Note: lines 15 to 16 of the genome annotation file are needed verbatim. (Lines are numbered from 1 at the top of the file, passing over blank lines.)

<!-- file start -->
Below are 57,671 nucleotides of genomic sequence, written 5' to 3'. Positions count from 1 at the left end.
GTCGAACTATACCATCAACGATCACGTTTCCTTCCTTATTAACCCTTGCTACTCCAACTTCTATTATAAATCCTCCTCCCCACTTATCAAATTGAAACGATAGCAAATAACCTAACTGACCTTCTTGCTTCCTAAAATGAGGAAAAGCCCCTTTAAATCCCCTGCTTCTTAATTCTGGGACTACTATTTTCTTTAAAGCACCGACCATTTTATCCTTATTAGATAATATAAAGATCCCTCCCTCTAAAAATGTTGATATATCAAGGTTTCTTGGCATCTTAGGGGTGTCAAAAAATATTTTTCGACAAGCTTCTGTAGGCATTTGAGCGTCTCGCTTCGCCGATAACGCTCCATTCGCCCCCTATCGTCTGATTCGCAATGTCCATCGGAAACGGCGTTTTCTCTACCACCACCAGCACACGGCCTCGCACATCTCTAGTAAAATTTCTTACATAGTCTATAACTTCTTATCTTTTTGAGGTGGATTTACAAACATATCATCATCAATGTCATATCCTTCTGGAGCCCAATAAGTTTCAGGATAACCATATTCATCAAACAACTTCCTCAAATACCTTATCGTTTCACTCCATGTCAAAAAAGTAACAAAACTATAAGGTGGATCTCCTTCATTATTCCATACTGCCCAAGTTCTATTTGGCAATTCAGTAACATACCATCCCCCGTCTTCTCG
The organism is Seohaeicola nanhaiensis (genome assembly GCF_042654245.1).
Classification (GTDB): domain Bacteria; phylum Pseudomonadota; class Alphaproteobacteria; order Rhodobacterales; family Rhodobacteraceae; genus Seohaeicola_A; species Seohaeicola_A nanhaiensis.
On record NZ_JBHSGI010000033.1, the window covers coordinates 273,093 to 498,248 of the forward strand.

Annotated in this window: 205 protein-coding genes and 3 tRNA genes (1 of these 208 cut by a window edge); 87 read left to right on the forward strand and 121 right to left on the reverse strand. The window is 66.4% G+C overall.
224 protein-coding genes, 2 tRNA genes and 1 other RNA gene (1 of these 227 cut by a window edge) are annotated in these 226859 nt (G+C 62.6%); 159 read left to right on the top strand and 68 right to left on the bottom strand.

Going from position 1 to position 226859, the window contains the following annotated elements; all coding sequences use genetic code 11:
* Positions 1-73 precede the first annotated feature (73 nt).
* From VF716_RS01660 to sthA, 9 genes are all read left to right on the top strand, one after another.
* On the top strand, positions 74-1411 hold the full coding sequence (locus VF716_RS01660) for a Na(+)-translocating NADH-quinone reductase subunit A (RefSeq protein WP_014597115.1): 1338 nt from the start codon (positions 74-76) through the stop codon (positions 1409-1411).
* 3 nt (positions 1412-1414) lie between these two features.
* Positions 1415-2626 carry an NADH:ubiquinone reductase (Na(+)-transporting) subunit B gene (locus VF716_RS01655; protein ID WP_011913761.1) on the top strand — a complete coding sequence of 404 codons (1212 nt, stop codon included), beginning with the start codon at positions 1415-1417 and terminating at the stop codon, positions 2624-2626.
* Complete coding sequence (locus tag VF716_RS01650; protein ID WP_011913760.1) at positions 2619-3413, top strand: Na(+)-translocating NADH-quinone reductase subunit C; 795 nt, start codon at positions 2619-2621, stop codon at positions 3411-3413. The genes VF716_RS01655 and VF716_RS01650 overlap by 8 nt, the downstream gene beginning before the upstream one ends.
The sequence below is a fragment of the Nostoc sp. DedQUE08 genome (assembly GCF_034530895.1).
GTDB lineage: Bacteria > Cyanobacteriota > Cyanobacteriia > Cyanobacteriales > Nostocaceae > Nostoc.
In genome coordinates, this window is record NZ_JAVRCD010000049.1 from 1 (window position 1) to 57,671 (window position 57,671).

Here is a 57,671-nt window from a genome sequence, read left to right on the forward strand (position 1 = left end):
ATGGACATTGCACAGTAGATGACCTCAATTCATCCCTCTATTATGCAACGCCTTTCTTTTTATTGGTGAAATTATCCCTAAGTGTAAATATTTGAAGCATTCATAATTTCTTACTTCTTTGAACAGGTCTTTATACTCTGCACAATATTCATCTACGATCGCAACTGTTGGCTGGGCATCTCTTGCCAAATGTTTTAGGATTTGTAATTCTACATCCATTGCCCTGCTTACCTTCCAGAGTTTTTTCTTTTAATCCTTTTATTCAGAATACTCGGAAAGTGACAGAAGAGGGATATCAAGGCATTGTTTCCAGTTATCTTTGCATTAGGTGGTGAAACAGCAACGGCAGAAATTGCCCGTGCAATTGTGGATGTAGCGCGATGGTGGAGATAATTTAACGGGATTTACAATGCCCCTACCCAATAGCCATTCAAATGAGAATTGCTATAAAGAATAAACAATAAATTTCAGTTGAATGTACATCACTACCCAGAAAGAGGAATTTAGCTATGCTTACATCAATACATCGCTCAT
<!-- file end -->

The sequence below is a fragment of the Nostoc sp. DedQUE08 genome (assembly GCF_034530895.1).
GTDB lineage: Bacteria > Cyanobacteriota > Cyanobacteriia > Cyanobacteriales > Nostocaceae > Nostoc.